By Beth Treffeisen
The kitchen-aide was spinning as Kristen Ciccolini helped a student measure out ingredients, separate eggs, halve a few plums and create a meringue to be turned into a sweet but light end of summer cake.
“I love baking,” said Ciccolini. “It’s hard to give it up so I’ve haven’t gave it up entirely. It’s just more challenging figuring out ways to bake and stay healthy.”
About once a month, the Fenway Community Center transforms into a busy kitchen when Ciccolini brings her knowledge of culinary and holistic nutrition through her new business the Good Witch Kitchen to the residents of the Fenway.
Through affordable cooking classes put on at the Community Center, Ciccolini offers residents a chance to learn how to cook healthy meals without always having to make kale or spend a ton of money on ingredients.
Typically her classes, which fill up quickly, have between 10 to 12 students. Ciccolini said that she limits the class size to be able to give one-on-one instructions when needed and to have hands-on participation.
“She changed the way that I eat salads,” said Daniella Torres, the executive director of the Fenway Community Center, after taking her class. “It is hard to know with all of the information out there on food where to look. I consider myself an educated consumer, but I took her class, and it felt really reassuring.”
Ciccolini began the Good Witch Kitchen this past March and has been working full time since this past June in getting the word out that she is open for business. Although classes are a major part of her business plan, she also provides one-on-one nutrition coaching and recipe development for those with dietary restrictions.
In addition she is working on a new e-book called, “10-Day Energy-Boosting Meal Plan” that will become available Sept. 29. Ciccolini said the book focuses on a 10-day plan that provides variations for gluten-free, vegan, vegetarian, and other diets.
Ciccolini said that it is easier to have a successful week when you have a plan. If you don’t, you tend to grab processed food or do take-out.
“I created all the recipes and people have been testing the recipes too,” said Ciccolini. “It’s exciting.”
Ciccolini worked in marketing for six years prior to starting this business. The marketing life, she said, doesn’t bode well for a good work/life balance, especially when you have to be on social media 24/7.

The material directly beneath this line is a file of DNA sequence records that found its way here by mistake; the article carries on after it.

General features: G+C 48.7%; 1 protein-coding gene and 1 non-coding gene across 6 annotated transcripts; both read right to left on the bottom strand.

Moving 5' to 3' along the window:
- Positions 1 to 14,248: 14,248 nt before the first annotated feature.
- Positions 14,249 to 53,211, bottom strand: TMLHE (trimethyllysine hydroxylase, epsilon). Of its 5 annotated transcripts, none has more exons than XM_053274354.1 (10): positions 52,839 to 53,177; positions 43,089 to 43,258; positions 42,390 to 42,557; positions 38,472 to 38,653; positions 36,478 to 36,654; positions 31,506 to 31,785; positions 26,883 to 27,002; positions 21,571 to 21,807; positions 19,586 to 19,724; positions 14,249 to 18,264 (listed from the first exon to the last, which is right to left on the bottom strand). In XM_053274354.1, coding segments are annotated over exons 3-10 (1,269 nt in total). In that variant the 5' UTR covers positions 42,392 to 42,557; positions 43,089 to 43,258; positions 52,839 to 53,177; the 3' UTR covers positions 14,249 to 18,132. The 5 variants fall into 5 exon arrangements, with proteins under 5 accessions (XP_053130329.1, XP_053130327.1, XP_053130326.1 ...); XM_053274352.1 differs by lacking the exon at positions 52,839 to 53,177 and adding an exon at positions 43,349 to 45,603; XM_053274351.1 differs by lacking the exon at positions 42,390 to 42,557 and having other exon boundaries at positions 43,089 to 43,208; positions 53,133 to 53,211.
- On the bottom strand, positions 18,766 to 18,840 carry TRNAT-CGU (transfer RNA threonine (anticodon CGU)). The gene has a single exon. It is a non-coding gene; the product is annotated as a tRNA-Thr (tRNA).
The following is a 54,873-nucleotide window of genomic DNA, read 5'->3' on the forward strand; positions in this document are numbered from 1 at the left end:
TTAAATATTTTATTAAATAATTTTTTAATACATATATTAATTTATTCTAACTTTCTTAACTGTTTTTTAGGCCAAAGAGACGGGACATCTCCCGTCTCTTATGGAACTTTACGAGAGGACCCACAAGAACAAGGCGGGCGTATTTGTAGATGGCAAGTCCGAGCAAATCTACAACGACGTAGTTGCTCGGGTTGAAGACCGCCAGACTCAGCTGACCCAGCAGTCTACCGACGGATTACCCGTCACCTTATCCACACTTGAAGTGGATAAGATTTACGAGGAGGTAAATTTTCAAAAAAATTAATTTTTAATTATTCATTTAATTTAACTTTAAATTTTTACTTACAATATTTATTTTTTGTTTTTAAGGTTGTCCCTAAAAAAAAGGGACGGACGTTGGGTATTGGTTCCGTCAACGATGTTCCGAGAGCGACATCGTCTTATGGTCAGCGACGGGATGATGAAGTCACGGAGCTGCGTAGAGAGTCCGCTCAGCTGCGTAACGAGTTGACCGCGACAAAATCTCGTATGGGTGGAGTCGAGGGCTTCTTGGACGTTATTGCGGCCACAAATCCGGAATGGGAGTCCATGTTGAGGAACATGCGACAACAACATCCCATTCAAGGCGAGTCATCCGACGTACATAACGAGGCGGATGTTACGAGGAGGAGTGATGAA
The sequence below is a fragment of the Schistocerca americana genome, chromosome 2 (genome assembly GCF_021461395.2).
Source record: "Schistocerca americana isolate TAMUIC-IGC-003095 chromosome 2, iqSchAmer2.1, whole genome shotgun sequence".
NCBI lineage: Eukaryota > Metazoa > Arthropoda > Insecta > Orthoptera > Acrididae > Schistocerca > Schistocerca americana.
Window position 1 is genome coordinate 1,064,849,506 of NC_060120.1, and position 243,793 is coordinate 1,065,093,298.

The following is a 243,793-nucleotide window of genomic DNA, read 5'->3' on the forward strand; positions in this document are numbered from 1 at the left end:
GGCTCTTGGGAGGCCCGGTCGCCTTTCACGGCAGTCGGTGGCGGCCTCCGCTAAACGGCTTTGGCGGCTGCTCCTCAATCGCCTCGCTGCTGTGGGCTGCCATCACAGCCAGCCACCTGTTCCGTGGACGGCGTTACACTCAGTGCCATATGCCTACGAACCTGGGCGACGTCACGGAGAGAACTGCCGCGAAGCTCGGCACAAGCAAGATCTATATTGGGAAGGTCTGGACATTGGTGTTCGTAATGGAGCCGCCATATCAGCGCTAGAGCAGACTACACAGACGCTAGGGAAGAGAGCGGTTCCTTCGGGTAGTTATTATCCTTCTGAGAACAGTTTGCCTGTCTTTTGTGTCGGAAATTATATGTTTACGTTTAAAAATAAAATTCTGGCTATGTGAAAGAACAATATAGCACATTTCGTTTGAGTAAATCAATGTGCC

Knowing that she loved to cook and bake she wondered how she could make her lifestyle healthier.
After taking a couple of nutrition classes, she quickly fell in love with the idea of being able to teach people to have more energy, feel stronger, and be happier through what they eat.
As of recently, Ciccolini has also become a certified Culinary Nutrition Expert.
At the September class at the community center, Ciccolini focused on seasonal recipes, where all of the ingredients can come from the farmers market. The menu for the night included raspberry truffles, bruschetta and fig roll ups, and a cucumber watermelon salsa.
“By the end of the class there is usually someone who says ‘I can’t believe I’m eating healthy and it is so good,’ or ‘I can’t believe vegan food can be so good’,” said Ciccolini. “Vegan cuisine can be very fulfilling.”
Even though Ciccolini has been working hard to create her own business, she still dedicates time to help the Fenway Community Center. She is currently the marketing co-chair and has been on the marketing committee since this past April.
A Fenway resident for six years and Boston resident for 12 years, Ciccolini has been using her marketing tools to help the Fenway Community Center bring more people in from the neighborhood. In addition, she also helps prepare healthy food for the numerous events put on at the center.
“My big thing is education,” said Ciccolini. “I enjoy spreading the knowledge on healthy eating and how it can be accessible. You just need to know what to buy and have the right tools.”
You can learn more at www.goodwitchkitchen.net.